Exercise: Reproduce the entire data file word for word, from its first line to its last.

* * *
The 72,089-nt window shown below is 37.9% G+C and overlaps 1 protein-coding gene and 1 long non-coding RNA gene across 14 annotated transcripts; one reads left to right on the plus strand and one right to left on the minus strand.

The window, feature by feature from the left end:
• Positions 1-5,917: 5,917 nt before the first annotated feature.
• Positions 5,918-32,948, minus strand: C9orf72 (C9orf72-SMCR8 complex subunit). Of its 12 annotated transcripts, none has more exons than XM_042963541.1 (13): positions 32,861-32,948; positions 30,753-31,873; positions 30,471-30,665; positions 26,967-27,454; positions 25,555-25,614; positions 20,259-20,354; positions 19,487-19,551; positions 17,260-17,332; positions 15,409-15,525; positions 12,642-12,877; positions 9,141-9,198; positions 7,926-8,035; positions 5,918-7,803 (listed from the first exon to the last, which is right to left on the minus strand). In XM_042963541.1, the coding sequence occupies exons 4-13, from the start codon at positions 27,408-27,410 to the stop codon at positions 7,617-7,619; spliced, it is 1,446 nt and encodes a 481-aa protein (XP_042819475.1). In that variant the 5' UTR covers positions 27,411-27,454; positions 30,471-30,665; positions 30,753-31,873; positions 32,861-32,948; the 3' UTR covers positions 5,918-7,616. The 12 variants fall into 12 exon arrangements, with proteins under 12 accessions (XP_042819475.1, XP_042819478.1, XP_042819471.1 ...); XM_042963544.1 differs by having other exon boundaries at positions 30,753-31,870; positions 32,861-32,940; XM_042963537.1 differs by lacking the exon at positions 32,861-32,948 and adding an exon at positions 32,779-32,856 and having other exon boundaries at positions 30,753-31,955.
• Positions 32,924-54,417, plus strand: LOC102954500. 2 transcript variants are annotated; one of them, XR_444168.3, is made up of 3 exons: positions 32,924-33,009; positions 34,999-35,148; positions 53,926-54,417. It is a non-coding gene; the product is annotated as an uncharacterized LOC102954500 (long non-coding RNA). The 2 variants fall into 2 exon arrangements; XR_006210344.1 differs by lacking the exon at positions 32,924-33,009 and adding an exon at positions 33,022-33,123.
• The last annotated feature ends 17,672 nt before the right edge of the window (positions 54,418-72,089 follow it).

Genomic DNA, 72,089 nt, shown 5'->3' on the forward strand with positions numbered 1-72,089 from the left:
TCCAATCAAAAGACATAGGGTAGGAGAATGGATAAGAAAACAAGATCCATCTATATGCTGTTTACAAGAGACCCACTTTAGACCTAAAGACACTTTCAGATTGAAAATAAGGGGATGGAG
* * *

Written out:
The 72,089-nt window shown below is 37.9% G+C and overlaps 1 protein-coding gene and 1 long non-coding RNA gene across 14 annotated transcripts; one reads left to right on the plus strand and one right to left on the minus strand.

The window, feature by feature from the left end:
• Positions 1-5,917: 5,917 nt before the first annotated feature.
• Positions 5,918-32,948, minus strand: C9orf72 (C9orf72-SMCR8 complex subunit). Of its 12 annotated transcripts, none has more exons than XM_042963541.1 (13): positions 32,861-32,948; positions 30,753-31,873; positions 30,471-30,665; positions 26,967-27,454; positions 25,555-25,614; positions 20,259-20,354; positions 19,487-19,551; positions 17,260-17,332; positions 15,409-15,525; positions 12,642-12,877; positions 9,141-9,198; positions 7,926-8,035; positions 5,918-7,803 (listed from the first exon to the last, which is right to left on the minus strand). In XM_042963541.1, the coding sequence occupies exons 4-13, from the start codon at positions 27,408-27,410 to the stop codon at positions 7,617-7,619; spliced, it is 1,446 nt and encodes a 481-aa protein (XP_042819475.1). In that variant the 5' UTR covers positions 27,411-27,454; positions 30,471-30,665; positions 30,753-31,873; positions 32,861-32,948; the 3' UTR covers positions 5,918-7,616. The 12 variants fall into 12 exon arrangements, with proteins under 12 accessions (XP_042819475.1, XP_042819478.1, XP_042819471.1 ...); XM_042963544.1 differs by having other exon boundaries at positions 30,753-31,870; positions 32,861-32,940; XM_042963537.1 differs by lacking the exon at positions 32,861-32,948 and adding an exon at positions 32,779-32,856 and having other exon boundaries at positions 30,753-31,955.
• Positions 32,924-54,417, plus strand: LOC102954500. 2 transcript variants are annotated; one of them, XR_444168.3, is made up of 3 exons: positions 32,924-33,009; positions 34,999-35,148; positions 53,926-54,417. It is a non-coding gene; the product is annotated as an uncharacterized LOC102954500 (long non-coding RNA). The 2 variants fall into 2 exon arrangements; XR_006210344.1 differs by lacking the exon at positions 32,924-33,009 and adding an exon at positions 33,022-33,123.
• The last annotated feature ends 17,672 nt before the right edge of the window (positions 54,418-72,089 follow it).

Genomic DNA, 72,089 nt, shown 5'->3' on the forward strand with positions numbered 1-72,089 from the left:
TCCAATCAAAAGACATAGGGTAGGAGAATGGATAAGAAAACAAGATCCATCTATATGCTGTTTACAAGAGACCCACTTTAGACCTAAAGACACTTTCAGATTGAAAATAAGGGGATGGAG